December 23, 2009


The Question: How will football tactics develop over the next decade?: The end of the goal poacher and the rebirth of the libero are two trends we are likely to see during the next 10 years (Jonathan Wilson, 23 December 2009, The Guardian Sports Blog)

Malcolm Gladwell tells the story of Vivek Ranadive, who coached his daughter's team of 12-year-olds into the US's national championships despite having no previous knowledge of basketball. Baffled by the way, as he saw it, basketball teams effectively took turns to attack, Ranadive applied the principles he'd picked up from football and encouraged his side to press the opponent in possession high up the court. I have no idea whether that would be effective at the top level of basketball, but my point is that if there is to be a revolution in football tactics, it will almost certainly come from another sport, or at least from a culture in which another sport predominates.

It always strikes me when reading US and Japanese accounts of football that there is a dislocation, not merely in vocabulary, but in the way of thinking about the game. This is a generalisation, of course, but broadly speaking Europeans view football more as a continuum, the US and Japanese as a series of discrete events. Japanese magazines are full of intricate diagrams that look good but I'm not sure reflect the game as a whole, while I often detect a frustration from US commentators that football doesn't lend itself more readily to the sort of statistical analysis that predominates in American football and basketball.

One of the oddest comments on Inverting the Pyramid came from a US reviewer who expressed surprise that 140 years of tactical history seemed to have produced nothing more sophisticated than moving a player a little bit forward or back, and speculated on the impact an American football offensive or defensive coach might have on football. I would suggest that the anarchic nature of football, the lack of set-plays to be replicated and practised, militates against the sort complex pre-rehearsed moves he was talking about.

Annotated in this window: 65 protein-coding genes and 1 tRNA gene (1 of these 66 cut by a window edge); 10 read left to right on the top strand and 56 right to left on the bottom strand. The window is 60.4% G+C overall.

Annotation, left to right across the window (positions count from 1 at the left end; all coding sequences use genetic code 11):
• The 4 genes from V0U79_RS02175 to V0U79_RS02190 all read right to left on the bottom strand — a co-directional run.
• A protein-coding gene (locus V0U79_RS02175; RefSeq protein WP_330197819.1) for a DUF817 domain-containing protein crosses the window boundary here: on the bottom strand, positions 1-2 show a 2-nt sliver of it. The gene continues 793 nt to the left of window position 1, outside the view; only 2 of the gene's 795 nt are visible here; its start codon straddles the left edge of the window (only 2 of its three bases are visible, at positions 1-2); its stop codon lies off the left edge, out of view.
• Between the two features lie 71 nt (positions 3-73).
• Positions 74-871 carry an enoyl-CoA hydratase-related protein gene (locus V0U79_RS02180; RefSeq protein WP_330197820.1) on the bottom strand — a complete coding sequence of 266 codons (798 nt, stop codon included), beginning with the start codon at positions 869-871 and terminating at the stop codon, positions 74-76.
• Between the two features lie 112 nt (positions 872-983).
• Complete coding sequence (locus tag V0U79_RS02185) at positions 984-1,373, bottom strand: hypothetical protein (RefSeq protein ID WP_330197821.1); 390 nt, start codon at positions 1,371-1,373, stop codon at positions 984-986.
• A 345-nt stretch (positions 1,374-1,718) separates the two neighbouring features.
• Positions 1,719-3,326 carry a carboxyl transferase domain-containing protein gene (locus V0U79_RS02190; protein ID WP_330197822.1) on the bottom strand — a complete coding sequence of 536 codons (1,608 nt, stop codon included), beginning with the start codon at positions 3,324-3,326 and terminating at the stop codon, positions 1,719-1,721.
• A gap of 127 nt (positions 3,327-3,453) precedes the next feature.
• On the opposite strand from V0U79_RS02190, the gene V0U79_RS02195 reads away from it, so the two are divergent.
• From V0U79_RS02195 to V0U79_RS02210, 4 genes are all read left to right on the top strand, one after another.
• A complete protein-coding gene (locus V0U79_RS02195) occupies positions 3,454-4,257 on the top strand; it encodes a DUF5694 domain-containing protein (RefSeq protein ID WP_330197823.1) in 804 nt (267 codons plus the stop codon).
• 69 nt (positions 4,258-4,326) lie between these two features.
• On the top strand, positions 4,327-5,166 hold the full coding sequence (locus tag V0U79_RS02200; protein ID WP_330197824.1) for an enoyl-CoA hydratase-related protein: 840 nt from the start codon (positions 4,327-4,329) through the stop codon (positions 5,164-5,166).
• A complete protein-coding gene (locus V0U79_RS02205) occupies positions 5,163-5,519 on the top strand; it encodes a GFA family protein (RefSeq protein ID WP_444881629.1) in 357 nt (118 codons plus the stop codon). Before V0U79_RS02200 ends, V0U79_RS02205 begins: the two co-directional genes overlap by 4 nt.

But I don't know for sure. It may be that the approach does eventually yield something profound and new and – at the moment – unthinkable, just as Allen Wade, the former technical director of the FA, instituted a new way of thinking about the game when he broke it down into multiple phases for his influential coaching course which produced a generation of coaches that included Roy Hodgson and Don Howe. He faced early opposition for being overly functional but, as the Swedish academic Tomas Peterson puts it, he introduced to football a "second order of complexity", a knowledge of its own working such as Picasso brought to painting or Charlie Parker to music.

If the next coach of team USA brought in Pete Carrill and Tex Winter, guys who understand that what matters is how you utilize the space in which the game is played, we'd revolutionize the game overnight.

Here are just a few examples to consider:

(1) The EPL has four teams that have dominated in recent decades (Manchester United, Chelsea, Liverpool & Arsenal) but all four are looking sketchy (if not mediocre) this year. Why? They all suck in central defense.

Where do most goals come from? Directly in front of your goal. Where must your defense be stoutest? Where are they weak? Duh?

(2) Tottenham Hotspur has a guy, Peter Crouch, who's about 6' 7". With the ball at his freet he's Jerry Lewis. With the ball in the air he's Wilt Chamberlain playing pickup against the Munchkins. Innumerable managers have failed to figure out how to use this fact to best effect.

(3) Combining those two, maybe the most important skill in soccer is the ability to head the ball decisively and on target. Typically, it is forwards and defenders (the guys who play in front of goal) that develop this skill the most fully. But whoever it is on your team that does it best needs to be in the box.

Roy Hodgson at Fulham realizes that on his team that means Clint Dempsey is a goal scorer, not a midfielder. The USA coach, Bob Bradley, forgets this from game to game. Likewise, Jozy Altidore, our big young striker, is also one of our best defenders on set pieces, yet Bradley takes him out of games when we're defending leads (which is how we lost to Brazil). Nor is he alone in making the mistake of pulling the striker late in games when that's actually when they may be most useful to you.

Posted by Orrin Judd at December 23, 2009 7:06 AM
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